One of thing I have embraced is nettle. Figuratively, as they really do sting, but wholeheartedly, perhaps as homage to Mrs. P and her preferences, which no one ever considered might be helpful for me to understand, those many years ago. Most of my nettle inspiration has come from the aptly named Susun Weed, the face, voice, and pen of The Wise Woman Way. Ms. Weed is seriously into the wild plants that grow in/around our homes, gardens, roads, etc., especially, nettle and dandelion. While nettles are good eating braised, pureed in soup, kneaded into pasta dough, scattered on pizza as leaf or pesto, I prefer them dried, then infused into a nutrient dense beverage. I use nettle to supply most of my calcium, and to nourish my body in general.
Areas around my parents’ home have nettle growing with abandon. Last fall, I encouraged them to not attempt any weed-kill, but let the nettles be. I told them they were sitting on a goldmine at $15/pound for dried nettle retail. Come Spring, motivated by a Christmas-acquired food dehydrator, wearing gloves, long sleeves, and long pants, I happily advanced on the outcroppings of nettle, just beginning their push through the rich, undisturbed loam. I filled a grocery bag quickly, then returned home to wash, pat dry, and dehydrate. Herbs and plants like nettle don’t need a high temperature for drying. The dried plant will retain more nutrients if the air temperature stays around 90 degrees F, and since nettle comes packed with goodness, most notably calcium, iron, magnesium, and potassium, I am careful to not overheat. With the dehydrator filled, I sat back and waited for my “free” nettle. No longer would I need to visit the bulk herb section at my co-op, or order online from Eugene.
The papery-dry leaves crumbled easily as I gathered my stash for a weigh-in. All combined, the grand total of a grocery store bag of nettle now dried was: 1/4-ounce. This is what 1-ounce looks like:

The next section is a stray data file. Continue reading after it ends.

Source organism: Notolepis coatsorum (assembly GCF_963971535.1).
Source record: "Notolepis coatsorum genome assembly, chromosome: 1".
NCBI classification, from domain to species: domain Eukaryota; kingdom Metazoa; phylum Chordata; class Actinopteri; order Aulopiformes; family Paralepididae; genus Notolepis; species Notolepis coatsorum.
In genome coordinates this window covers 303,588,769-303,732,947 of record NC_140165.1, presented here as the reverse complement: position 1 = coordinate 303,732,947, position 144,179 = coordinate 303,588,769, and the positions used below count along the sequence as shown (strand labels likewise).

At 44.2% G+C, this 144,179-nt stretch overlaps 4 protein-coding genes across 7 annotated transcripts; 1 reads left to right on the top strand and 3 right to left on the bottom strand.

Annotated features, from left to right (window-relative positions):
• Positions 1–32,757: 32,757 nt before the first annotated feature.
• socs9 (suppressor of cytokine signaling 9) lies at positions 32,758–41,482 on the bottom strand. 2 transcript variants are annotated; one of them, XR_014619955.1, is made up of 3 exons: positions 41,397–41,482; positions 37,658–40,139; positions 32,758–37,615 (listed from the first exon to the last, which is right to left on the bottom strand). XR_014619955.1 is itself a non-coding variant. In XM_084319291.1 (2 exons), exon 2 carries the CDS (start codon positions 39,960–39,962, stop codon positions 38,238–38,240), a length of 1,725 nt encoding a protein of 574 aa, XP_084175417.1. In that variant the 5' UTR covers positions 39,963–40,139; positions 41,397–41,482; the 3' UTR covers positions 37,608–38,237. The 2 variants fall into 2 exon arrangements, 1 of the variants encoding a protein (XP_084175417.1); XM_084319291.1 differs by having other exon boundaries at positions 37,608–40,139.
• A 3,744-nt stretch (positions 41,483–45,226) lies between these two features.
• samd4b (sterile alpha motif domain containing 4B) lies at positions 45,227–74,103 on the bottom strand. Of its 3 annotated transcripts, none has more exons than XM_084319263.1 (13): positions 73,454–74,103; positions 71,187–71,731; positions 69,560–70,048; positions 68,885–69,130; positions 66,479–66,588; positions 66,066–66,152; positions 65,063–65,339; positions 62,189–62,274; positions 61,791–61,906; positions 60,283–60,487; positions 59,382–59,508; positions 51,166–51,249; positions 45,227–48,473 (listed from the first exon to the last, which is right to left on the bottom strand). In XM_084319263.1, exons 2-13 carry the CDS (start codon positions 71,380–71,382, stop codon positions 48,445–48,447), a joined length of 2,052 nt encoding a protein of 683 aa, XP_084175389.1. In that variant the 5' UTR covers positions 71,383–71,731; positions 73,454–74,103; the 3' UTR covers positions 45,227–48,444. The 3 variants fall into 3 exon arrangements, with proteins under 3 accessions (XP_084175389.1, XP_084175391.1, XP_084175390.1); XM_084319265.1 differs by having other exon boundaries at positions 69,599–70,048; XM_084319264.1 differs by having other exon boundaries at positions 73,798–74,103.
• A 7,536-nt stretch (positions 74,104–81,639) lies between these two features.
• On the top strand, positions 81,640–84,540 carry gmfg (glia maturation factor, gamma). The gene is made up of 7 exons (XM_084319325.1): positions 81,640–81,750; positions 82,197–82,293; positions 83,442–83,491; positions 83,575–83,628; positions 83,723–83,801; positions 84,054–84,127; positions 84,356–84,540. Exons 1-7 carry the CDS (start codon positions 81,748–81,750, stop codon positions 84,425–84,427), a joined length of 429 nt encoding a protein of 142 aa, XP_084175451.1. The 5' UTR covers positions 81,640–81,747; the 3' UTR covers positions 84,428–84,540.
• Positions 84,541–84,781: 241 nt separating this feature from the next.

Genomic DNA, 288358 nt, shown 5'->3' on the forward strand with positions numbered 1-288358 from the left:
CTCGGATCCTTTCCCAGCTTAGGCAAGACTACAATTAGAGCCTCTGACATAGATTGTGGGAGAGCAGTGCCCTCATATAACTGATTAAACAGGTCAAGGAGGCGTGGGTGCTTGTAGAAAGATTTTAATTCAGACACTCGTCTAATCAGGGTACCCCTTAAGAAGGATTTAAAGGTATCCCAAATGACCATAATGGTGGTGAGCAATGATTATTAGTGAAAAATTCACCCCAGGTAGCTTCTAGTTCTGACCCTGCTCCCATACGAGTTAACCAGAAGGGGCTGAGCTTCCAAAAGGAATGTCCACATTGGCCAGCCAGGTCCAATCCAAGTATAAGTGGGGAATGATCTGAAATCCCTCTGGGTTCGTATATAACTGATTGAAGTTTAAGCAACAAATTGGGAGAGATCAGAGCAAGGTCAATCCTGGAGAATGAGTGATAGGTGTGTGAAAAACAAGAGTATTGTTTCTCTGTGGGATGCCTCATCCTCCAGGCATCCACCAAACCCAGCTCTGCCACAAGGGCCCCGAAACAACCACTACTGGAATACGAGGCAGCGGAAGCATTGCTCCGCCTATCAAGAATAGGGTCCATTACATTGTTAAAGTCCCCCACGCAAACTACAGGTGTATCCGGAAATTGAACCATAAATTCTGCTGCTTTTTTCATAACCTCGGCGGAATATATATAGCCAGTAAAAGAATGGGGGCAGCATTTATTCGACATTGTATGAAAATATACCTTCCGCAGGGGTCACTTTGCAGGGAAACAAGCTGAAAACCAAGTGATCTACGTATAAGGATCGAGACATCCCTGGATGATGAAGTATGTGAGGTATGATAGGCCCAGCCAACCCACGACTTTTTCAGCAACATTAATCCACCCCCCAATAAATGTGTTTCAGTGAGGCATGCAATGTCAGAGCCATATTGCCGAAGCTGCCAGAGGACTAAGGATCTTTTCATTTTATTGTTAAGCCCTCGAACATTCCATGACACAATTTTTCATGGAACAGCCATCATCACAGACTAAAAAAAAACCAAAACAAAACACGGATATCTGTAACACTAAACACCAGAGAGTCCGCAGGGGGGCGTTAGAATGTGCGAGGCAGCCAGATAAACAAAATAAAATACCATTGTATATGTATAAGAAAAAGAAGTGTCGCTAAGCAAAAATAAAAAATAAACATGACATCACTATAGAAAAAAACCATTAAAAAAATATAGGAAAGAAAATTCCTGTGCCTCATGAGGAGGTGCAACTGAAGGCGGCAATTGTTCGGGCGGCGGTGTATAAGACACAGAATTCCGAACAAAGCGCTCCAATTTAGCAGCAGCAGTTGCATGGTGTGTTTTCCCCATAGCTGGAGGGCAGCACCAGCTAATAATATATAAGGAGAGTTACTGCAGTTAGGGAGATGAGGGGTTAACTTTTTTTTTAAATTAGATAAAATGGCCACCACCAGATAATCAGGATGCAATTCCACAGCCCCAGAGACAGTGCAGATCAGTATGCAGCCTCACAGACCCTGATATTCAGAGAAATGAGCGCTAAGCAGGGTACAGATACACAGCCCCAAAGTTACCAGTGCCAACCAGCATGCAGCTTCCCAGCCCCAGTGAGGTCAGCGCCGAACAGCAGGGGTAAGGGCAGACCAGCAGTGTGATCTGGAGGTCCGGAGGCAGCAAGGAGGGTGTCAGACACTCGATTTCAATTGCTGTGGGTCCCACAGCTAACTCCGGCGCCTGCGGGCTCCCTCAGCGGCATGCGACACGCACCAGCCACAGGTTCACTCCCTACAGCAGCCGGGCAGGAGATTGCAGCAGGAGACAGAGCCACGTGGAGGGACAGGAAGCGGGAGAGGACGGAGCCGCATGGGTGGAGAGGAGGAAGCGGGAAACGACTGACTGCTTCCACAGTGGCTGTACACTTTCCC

loosely filling 1/3 of a quart jar.
After infusing, then straining out the spent nettle, there is about 24-ounces of liquid in the jar. I drink 16-ounces a day. As the math calculations began rolling around in my head, I was quick to realize that what I buy for $15/pound is a LOT of fresh nettle, and requires a much larger dehydrator than I own. In fact, when researching for this post, I came upon this blog, whereby this particular section confirmed my conclusion:
My home-made dehydrator is 5 feet high, 4 feet wide and 4 feet deep with 7 trays made with wood frame and screening. It has a fan in the bottom and a heating coil. My nettles dry in about 2 – 2 1/2 days. I keep my herbs in 5 gallon buckets as my business demands a high volume of plants.
5ft x 5ft x 4ft. I was clearly not going to have the means to supply my nettle habit. I did collect nettle on two more occasions, dried it, and infused it. My local, extremely fresh dried nettle, was a vibrant green, and while nettle infusion has an alfalfa-y taste, the nettle I collected and dried tasted nothing but green. So green it was a little scary. It was WILD food.
I will continue to collect nettle, and may someday build a monster dehydrator of my own, but I will also take time to enjoy nettle as a fresh food. Feeling completely irresponsible and
a bit wild myself, I offered up one of my secondary raised beds to transplanted nettle. Now I can gather fresh leaves easily, quickly, and economically. Tea anyone?